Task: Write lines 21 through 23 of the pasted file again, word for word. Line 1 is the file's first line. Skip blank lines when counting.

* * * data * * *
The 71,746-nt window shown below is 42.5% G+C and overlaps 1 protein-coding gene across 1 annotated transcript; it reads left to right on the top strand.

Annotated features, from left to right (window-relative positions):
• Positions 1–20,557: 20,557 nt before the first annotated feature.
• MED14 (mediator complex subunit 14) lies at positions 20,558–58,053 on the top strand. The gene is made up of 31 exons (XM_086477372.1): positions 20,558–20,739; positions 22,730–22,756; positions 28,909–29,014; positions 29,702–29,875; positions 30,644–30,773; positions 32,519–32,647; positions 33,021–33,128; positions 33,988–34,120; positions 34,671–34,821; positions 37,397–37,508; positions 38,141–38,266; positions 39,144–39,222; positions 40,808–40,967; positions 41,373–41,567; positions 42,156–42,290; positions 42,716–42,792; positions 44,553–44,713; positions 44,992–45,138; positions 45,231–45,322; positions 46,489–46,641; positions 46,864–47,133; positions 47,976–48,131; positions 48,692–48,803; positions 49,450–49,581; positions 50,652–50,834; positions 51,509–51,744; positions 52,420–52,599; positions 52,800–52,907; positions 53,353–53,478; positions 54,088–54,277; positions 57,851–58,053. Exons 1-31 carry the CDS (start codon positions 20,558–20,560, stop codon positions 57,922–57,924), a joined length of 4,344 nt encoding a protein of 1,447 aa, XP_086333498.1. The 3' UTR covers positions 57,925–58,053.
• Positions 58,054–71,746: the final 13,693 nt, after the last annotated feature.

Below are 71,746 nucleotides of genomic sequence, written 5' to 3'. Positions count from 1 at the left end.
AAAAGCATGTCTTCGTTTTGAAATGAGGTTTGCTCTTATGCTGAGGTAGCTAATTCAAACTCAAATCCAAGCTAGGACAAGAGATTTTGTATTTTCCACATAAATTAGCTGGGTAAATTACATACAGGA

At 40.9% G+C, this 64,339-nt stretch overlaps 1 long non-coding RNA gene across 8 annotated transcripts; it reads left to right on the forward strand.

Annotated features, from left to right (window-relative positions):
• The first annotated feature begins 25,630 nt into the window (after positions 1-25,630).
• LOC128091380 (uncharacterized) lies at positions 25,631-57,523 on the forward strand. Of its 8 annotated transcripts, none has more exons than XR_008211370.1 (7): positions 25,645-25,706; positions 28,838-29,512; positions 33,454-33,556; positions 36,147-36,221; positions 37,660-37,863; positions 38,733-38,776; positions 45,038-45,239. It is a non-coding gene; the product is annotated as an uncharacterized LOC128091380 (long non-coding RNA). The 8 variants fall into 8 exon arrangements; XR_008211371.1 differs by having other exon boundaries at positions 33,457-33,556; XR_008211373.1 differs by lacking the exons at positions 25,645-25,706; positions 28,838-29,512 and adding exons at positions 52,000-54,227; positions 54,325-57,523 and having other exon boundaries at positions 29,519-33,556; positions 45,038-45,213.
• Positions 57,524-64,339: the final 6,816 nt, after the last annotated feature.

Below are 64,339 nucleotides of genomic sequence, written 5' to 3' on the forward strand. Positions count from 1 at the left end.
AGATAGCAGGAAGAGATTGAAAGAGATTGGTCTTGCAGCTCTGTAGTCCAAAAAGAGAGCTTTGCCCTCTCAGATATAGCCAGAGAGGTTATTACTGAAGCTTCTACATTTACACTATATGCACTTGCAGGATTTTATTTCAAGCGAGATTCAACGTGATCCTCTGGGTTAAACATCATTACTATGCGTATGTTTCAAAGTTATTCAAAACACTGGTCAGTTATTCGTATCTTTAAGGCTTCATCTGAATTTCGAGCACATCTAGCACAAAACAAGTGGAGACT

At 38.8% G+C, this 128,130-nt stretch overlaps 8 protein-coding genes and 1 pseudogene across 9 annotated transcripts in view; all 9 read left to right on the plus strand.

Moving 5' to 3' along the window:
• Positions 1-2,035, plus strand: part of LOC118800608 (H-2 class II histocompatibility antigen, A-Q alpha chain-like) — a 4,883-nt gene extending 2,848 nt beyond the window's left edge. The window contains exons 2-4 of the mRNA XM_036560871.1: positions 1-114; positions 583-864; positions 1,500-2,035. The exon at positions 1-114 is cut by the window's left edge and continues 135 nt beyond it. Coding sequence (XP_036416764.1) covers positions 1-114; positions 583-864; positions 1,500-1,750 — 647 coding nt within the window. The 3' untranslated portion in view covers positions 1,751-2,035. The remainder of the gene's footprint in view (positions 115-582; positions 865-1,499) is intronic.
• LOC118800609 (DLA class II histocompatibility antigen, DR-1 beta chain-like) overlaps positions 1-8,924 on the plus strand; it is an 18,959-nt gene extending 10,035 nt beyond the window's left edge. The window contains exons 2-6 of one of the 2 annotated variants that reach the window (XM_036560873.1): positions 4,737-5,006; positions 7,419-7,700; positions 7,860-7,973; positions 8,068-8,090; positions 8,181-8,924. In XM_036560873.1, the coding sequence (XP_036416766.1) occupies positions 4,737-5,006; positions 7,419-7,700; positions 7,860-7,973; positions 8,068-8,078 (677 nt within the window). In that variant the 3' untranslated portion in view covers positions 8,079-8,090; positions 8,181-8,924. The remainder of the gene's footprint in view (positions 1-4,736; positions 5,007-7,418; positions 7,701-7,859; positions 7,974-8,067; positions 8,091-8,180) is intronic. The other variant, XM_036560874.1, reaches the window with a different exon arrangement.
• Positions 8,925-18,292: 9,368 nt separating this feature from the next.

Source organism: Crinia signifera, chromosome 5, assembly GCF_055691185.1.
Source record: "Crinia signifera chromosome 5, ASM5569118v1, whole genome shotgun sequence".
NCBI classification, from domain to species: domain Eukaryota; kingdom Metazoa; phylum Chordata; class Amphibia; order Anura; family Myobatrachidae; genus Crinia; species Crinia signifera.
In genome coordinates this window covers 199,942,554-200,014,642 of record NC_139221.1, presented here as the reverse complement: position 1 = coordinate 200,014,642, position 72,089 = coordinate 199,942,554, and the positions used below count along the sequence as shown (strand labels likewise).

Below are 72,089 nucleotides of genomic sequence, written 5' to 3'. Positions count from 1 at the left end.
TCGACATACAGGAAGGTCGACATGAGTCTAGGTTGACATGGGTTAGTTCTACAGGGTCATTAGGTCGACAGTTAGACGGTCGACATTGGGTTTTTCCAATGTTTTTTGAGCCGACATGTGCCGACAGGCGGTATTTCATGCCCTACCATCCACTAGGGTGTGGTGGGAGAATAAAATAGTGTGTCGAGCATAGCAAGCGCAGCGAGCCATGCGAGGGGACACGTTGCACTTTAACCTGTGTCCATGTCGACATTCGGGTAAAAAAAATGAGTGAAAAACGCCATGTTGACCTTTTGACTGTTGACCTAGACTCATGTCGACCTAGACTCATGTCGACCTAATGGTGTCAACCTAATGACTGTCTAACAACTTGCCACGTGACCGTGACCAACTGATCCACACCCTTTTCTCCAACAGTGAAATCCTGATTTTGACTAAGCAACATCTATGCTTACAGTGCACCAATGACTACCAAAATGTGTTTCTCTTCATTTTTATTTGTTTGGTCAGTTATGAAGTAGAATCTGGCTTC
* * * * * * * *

Source record: "Crinia signifera chromosome 5, ASM5569118v1, whole genome shotgun sequence".
NCBI classification, from domain to species: domain Eukaryota; kingdom Metazoa; phylum Chordata; class Amphibia; order Anura; family Myobatrachidae; genus Crinia; species Crinia signifera.
In genome coordinates this window covers 199,942,554-200,014,642 of record NC_139221.1, presented here as the reverse complement: position 1 = coordinate 200,014,642, position 72,089 = coordinate 199,942,554, and the positions used below count along the sequence as shown (strand labels likewise).